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What is the difference between stratas and frittatas?

I grew up eating eggs fried, scrambled, poached or made into a delicious western sandwich. Quiche would have been a pretty fancy dish for my immigrant Irish mom to make. Maybe that’s why when I hear strata or frittata I have this momentary brain freeze and I have to stop and think,  which one is made with the bread again? I’m guessing I may not be the only one.  So, for all of us who are too afraid to ask what the heck is the difference between a strata and a frittata, here it is.  And for you culinary wizards, skip ahead to the recipes.


A frittata is a round omelet. Unlike a regular omelet that is folded to make a semi-circle shape with the fillings in the centre, a frittata is not folded so it keeps the round shape of the skillet and the fillings are mixed into the beaten eggs. To cook the surface of the eggs, the skillet can be covered and continue to cook on a stove-top or the skillet (check that it’s oven-proof) can go into the oven to finish cooking the eggs.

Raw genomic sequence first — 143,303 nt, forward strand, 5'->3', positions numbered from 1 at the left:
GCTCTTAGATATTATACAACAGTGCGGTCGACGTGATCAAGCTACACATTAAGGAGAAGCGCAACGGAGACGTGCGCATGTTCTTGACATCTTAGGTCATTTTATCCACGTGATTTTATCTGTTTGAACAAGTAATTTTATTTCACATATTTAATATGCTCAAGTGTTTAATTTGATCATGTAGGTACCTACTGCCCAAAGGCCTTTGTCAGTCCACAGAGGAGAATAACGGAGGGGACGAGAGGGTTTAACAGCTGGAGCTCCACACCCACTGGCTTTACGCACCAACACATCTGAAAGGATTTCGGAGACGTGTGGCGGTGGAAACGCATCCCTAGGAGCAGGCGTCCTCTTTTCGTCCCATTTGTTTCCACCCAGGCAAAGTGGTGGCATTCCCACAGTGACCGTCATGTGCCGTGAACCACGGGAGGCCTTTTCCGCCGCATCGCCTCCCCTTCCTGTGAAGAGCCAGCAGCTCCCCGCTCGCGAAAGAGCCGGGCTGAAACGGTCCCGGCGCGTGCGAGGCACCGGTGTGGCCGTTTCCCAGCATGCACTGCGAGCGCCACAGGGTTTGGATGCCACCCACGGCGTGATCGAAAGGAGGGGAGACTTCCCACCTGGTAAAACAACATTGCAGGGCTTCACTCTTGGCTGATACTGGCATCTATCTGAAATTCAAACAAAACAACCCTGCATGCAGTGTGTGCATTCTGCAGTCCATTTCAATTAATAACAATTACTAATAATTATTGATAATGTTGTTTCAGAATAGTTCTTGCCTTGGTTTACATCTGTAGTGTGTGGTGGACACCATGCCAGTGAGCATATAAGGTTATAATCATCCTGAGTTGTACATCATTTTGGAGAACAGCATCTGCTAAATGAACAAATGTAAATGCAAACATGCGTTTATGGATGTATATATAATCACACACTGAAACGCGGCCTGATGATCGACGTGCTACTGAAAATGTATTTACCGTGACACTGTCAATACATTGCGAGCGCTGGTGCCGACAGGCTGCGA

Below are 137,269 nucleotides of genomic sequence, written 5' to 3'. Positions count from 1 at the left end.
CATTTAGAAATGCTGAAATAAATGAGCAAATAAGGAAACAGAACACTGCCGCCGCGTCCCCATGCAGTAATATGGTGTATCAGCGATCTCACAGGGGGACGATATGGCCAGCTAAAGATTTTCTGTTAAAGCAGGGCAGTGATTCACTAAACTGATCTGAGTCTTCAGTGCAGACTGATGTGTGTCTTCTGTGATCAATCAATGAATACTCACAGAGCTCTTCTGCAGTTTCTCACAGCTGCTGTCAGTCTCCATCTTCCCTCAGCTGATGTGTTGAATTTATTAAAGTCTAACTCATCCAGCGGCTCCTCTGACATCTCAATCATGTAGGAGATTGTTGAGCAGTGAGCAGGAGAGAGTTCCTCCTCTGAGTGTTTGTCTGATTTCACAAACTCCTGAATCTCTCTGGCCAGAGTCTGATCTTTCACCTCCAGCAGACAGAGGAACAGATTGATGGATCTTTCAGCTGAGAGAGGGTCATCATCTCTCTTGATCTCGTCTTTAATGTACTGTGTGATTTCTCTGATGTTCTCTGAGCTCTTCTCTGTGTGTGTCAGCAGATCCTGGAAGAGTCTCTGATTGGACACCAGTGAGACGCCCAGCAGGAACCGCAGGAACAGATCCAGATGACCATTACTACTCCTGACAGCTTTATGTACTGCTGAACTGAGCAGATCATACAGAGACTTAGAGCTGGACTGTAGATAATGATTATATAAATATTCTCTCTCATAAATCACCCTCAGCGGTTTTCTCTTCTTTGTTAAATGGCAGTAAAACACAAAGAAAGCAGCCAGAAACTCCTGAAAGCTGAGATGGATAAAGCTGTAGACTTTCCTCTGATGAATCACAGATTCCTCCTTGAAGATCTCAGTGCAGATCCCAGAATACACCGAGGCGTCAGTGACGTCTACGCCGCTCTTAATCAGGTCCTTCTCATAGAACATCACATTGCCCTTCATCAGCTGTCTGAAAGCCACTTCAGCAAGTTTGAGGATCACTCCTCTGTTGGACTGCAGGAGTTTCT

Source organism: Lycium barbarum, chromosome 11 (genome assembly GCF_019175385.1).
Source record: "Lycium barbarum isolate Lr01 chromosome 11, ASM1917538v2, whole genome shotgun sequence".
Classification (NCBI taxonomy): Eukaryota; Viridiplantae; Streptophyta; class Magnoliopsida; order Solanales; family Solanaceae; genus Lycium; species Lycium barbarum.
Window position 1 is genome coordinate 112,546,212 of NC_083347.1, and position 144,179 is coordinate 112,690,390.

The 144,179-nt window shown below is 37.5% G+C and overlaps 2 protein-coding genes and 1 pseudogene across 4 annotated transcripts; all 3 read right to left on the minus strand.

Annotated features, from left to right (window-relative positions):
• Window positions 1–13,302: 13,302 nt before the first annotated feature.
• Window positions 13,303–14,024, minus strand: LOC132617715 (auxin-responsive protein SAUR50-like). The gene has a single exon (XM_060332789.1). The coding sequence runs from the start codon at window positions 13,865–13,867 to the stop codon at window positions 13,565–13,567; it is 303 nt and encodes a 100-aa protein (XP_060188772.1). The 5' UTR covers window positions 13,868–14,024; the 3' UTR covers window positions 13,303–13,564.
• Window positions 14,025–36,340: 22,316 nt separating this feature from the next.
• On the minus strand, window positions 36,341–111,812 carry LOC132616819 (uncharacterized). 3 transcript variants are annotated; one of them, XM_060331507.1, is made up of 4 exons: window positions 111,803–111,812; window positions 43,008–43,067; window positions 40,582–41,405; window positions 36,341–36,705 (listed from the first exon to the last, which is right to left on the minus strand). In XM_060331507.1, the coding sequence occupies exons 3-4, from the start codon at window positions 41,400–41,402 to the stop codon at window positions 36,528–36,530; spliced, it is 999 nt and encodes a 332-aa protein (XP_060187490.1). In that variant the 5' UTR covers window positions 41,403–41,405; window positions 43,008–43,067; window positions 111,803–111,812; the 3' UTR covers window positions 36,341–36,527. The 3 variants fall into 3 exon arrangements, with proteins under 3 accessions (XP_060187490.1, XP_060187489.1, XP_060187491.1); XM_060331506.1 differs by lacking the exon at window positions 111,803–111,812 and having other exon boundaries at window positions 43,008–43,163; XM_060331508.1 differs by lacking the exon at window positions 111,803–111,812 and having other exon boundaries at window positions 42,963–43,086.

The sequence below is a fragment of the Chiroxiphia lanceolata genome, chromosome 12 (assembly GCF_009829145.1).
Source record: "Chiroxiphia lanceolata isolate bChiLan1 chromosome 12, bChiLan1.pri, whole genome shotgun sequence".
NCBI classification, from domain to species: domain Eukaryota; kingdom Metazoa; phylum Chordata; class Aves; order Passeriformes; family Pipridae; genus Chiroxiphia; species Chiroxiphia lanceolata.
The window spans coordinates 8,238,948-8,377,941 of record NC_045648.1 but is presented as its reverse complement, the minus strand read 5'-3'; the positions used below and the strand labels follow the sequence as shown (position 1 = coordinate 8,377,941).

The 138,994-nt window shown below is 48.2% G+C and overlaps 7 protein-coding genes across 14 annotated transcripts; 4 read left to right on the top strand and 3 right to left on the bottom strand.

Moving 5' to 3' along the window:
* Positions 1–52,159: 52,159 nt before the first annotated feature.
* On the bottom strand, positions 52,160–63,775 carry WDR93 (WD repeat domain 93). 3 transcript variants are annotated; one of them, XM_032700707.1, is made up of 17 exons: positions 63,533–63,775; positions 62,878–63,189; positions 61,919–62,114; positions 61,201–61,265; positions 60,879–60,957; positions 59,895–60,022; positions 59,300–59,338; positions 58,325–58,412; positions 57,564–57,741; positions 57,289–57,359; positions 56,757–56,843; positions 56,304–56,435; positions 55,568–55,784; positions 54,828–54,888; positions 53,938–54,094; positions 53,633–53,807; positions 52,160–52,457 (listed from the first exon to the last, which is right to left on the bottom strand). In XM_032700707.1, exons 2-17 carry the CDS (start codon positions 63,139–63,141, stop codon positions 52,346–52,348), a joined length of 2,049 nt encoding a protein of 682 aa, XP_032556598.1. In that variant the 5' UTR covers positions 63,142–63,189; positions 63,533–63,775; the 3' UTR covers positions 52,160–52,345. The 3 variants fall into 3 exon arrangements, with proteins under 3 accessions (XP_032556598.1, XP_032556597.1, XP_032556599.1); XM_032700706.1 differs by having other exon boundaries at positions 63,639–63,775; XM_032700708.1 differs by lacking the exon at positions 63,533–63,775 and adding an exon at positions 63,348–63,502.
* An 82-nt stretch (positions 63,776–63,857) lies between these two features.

Frittata recipes:

TIP: One night a week, plan to have breakfast for dinner.  Use up leftovers to make a quick and delicious frittata.


A strata is a sweet or savoury egg-bread casserole that’s baked in the oven or microwaved. Stratas can be made with a variety of taste fillings including meats, cheese, vegetables or fruits.  Usually the bread and fillings are layered in a casserole dish with the egg mixture poured over top.  The dish can be prepared the night before (or at least 2 hours before cooking) to allow time for the bread to soak up some of the egg mixture.

Strata recipes:

TIP: Buy some reduced or marked-down bread at your grocery store.  A nice, “less than fresh” cheese bread or baguette is perfect to make a strata. And who doesn’t love to save money? Do you have a favourite filling combination to share?

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